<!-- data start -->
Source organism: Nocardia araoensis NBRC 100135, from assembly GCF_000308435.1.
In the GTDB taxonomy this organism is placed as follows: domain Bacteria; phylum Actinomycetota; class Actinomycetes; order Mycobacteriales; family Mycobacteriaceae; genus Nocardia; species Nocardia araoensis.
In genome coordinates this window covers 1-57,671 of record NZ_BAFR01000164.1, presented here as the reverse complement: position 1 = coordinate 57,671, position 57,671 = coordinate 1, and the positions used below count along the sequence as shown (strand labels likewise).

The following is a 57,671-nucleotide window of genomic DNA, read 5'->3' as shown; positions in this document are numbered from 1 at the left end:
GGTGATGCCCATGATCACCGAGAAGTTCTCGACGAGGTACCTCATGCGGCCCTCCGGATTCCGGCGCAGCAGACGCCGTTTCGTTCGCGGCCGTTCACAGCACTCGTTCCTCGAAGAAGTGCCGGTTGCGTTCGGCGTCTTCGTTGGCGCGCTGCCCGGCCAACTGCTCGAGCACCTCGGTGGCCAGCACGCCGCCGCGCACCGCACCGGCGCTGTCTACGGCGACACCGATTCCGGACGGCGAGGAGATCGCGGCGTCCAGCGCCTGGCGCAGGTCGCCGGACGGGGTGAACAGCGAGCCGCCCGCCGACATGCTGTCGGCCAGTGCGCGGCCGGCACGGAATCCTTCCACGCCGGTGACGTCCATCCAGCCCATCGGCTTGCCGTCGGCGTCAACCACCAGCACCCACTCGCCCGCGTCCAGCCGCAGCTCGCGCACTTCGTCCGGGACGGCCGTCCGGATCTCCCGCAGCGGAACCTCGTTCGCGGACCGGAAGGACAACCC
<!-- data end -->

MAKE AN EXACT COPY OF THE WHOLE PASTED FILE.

Source organism: Nocardia araoensis NBRC 100135, from assembly GCF_000308435.1.
In the GTDB taxonomy this organism is placed as follows: domain Bacteria; phylum Actinomycetota; class Actinomycetes; order Mycobacteriales; family Mycobacteriaceae; genus Nocardia; species Nocardia araoensis.
In genome coordinates this window covers 1-57,671 of record NZ_BAFR01000164.1, presented here as the reverse complement: position 1 = coordinate 57,671, position 57,671 = coordinate 1, and the positions used below count along the sequence as shown (strand labels likewise).

The following is a 57,671-nucleotide window of genomic DNA, read 5'->3' as shown; positions in this document are numbered from 1 at the left end:
GGTGATGCCCATGATCACCGAGAAGTTCTCGACGAGGTACCTCATGCGGCCCTCCGGATTCCGGCGCAGCAGACGCCGTTTCGTTCGCGGCCGTTCACAGCACTCGTTCCTCGAAGAAGTGCCGGTTGCGTTCGGCGTCTTCGTTGGCGCGCTGCCCGGCCAACTGCTCGAGCACCTCGGTGGCCAGCACGCCGCCGCGCACCGCACCGGCGCTGTCTACGGCGACACCGATTCCGGACGGCGAGGAGATCGCGGCGTCCAGCGCCTGGCGCAGGTCGCCGGACGGGGTGAACAGCGAGCCGCCCGCCGACATGCTGTCGGCCAGTGCGCGGCCGGCACGGAATCCTTCCACGCCGGTGACGTCCATCCAGCCCATCGGCTTGCCGTCGGCGTCAACCACCAGCACCCACTCGCCCGCGTCCAGCCGCAGCTCGCGCACTTCGTCCGGGACGGCCGTCCGGATCTCCCGCAGCGGAACCTCGTTCGCGGACCGGAAGGACAACCC